The close friendship between Russian President Vladimir Putin and former German Chancellor Schröder, often described as a “bromance”, is seen by many critics as justifying Putin’s increasingly autocratic control of Russian politics.
Friendship has existed for a long time. Many in Germany still remember a 2004 interview in which Schröder was asked if Putin was a “flawless democrat”. To which the former Chancellor responded: “Yes, I believe he is.” The answer, of course, is dynamite.
Back in March 2004, the “perfect democrat” had just won 71% of the vote in the Russian presidential election; controlling most of the major state institutions; complicate the formation of new political parties; and suppress the activities of non-governmental organizations.
But it is clearly a different Putin that Schröder had in mind: Vladimir Putin with whom he shares such an intimate friendship. Vladimir Putin who took him on a Christmas sled trip in Moscow. And Vladimir Putin who visited Schröder’s home in Hanover to celebrate his 60th birthday.
In 2005 Gerhard Schröder and Vladimir Putin met in St Petersburg
Friends with blind spots together
So, in early 2004, Schröder was willing to jump into Putin’s defense and, in effect, that’s what stood.
But why is the former German chancellor so willing to side with an autocrat? Gernot Erler – a Russian scholar and, like Schröder, a member of the German social democrats (SPD) – believes he has an answer to that question:
“We will never hear criticism of Putin’s actions coming from Gerhard Schröder,” he said. “And it is precisely because of their long-lasting friendship. For Schröder, this means that whatever the facts: they support each other in any way.”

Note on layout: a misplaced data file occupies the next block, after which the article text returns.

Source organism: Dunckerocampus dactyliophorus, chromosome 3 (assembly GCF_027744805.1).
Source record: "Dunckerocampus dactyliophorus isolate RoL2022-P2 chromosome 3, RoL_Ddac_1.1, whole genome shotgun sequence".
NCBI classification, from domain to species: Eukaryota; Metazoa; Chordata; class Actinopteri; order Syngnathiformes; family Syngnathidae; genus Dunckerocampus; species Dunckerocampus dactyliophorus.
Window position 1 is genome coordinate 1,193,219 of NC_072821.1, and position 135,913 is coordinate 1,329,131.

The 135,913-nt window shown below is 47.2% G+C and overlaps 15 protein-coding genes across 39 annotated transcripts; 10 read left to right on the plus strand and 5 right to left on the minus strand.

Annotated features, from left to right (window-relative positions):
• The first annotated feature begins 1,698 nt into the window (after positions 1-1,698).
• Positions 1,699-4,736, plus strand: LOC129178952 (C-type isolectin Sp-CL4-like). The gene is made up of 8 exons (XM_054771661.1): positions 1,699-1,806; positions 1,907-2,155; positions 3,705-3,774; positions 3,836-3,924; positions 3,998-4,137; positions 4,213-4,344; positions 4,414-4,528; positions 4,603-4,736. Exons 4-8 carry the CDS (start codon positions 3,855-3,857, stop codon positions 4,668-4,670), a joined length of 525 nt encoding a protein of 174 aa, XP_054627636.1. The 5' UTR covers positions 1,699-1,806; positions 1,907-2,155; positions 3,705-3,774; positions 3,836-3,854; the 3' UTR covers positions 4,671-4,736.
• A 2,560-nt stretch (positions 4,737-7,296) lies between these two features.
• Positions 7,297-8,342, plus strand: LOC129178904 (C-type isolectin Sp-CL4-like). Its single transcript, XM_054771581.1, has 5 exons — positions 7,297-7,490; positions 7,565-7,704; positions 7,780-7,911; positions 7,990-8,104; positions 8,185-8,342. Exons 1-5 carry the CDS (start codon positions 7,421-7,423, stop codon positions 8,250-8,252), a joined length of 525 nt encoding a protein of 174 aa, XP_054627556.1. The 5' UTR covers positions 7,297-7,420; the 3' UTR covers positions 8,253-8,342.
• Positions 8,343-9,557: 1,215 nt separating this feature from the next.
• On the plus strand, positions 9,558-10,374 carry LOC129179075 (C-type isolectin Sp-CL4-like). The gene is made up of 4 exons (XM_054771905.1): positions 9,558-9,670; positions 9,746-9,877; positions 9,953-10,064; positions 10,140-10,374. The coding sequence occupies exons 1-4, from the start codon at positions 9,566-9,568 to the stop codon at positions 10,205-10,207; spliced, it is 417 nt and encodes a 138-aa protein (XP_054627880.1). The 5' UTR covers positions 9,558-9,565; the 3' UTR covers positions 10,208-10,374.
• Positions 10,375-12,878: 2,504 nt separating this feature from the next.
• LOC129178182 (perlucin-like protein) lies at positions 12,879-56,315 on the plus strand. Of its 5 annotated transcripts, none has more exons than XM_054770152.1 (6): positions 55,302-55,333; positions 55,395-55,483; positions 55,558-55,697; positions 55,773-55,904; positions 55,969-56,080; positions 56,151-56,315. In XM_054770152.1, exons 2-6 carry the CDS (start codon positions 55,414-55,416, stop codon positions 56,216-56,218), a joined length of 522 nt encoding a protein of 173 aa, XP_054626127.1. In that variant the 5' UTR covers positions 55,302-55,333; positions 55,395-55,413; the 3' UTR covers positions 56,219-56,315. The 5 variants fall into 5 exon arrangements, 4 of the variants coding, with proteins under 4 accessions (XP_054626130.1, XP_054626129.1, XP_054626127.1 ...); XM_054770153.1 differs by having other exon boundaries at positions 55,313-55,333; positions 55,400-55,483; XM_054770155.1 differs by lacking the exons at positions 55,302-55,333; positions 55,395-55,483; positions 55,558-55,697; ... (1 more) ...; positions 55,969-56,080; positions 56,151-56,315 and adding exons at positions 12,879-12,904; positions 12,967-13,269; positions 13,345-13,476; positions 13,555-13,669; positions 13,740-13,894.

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In 2005, Chancellor Gerhard Schröder and his party the SPD lost the snap elections by a narrow margin. He gave up his seat in Parliament and announced that his political career was over.
At Putin’s request, Schröder was immediately appointed chairman of the Nord Stream natural gas pipeline. Less than a month after leaving the chancellery, he allowed the Russian president to convince him of a “project with European dimensions.”
European dimension? Poland and the Baltic republics harshly criticized Schröder’s support for the Nord Stream. And in Germany, there is also a loud roar. Schröder’s political opponents were quick to label him “shameless” and his new post “indecent”. After all, he had given massive support to the pipeline project while he was, most recently, still in office.
Partying in St. Petersburg and war in Ukraine
In 2014, Gerhard Schröder celebrated his 70th birthday. And he did it in style: at St. Petersburg. Petersburg – at the invitation of Nord Stream. He welcomed his special guest Vladimir Putin with a big hug and described him as a very reliable friend with whom he has developed a relationship based on mutual trust: “Call it friendship,” said Schröder. However, he stressed, the two friends did not “talk politics”.
In 2014 Gerhard Schröder was widely criticized for hugging his friend Putin, who recently ordered an invasion of the Crimean peninsula.
At that time Russia had just violated international law by annexing the Crimean Black Sea peninsula, which officially belongs to Ukraine. Andin eastern Ukraine, civil war has just broken outbetween Ukrainian forces and pro-Russian separatists.